Art Deco ‎is an eclectic artistic and design style that began in Paris in the 1920s and flourished internationally throughout the 1930s, into the World War II era. The style influenced all areas of design, including architecture and interior design, industrial design, fashion and jewelry, as well as the visual arts such as painting, graphic arts and film. At its best, Art Deco represented elegance, glamour, functionality and modernity. Art Deco's linear symmetry was a distinct departure from the flowing asymmetrical organic curves of its predecessor style Art Nouveau; it embraced influences from many different styles of the early 20th century, including Neoclassical, Constructivism, Cubism, Modernism and Futurism and drew inspiration from ancient Egyptian and Aztec forms. Art Deco experienced a decline in popularity during the late 1930s and early 1940s, but had resurgence during the 1960s. It continued with the popularization of graphic design during the 1980s. Art Deco had a profound influence on many later artistic styles, such as Memphis and Pop art. Architectural examples survive in many different locations worldwide. In New York, the Empire State Building, the Chrysler Building and Rockefeller Center are among the largest and best-known examples of the style. Tamara de Lempicka is probably the best known Art Deco painter.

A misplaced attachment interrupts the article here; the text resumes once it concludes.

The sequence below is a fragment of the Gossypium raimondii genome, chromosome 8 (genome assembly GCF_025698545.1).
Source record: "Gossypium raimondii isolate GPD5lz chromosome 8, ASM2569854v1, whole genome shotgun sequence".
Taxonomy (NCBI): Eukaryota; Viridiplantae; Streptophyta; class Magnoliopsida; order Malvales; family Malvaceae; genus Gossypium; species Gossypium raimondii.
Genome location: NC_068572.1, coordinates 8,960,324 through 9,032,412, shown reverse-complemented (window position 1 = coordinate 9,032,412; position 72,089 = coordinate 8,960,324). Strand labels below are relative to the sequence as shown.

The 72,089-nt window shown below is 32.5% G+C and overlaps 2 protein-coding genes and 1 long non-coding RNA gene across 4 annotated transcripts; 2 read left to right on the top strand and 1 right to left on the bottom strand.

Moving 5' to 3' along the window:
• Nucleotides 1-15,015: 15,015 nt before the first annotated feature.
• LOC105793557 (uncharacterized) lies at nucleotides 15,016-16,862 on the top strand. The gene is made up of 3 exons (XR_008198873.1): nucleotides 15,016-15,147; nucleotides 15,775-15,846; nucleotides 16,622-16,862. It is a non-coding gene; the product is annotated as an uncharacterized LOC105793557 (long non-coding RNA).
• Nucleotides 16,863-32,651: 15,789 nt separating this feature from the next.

Art Deco art movement
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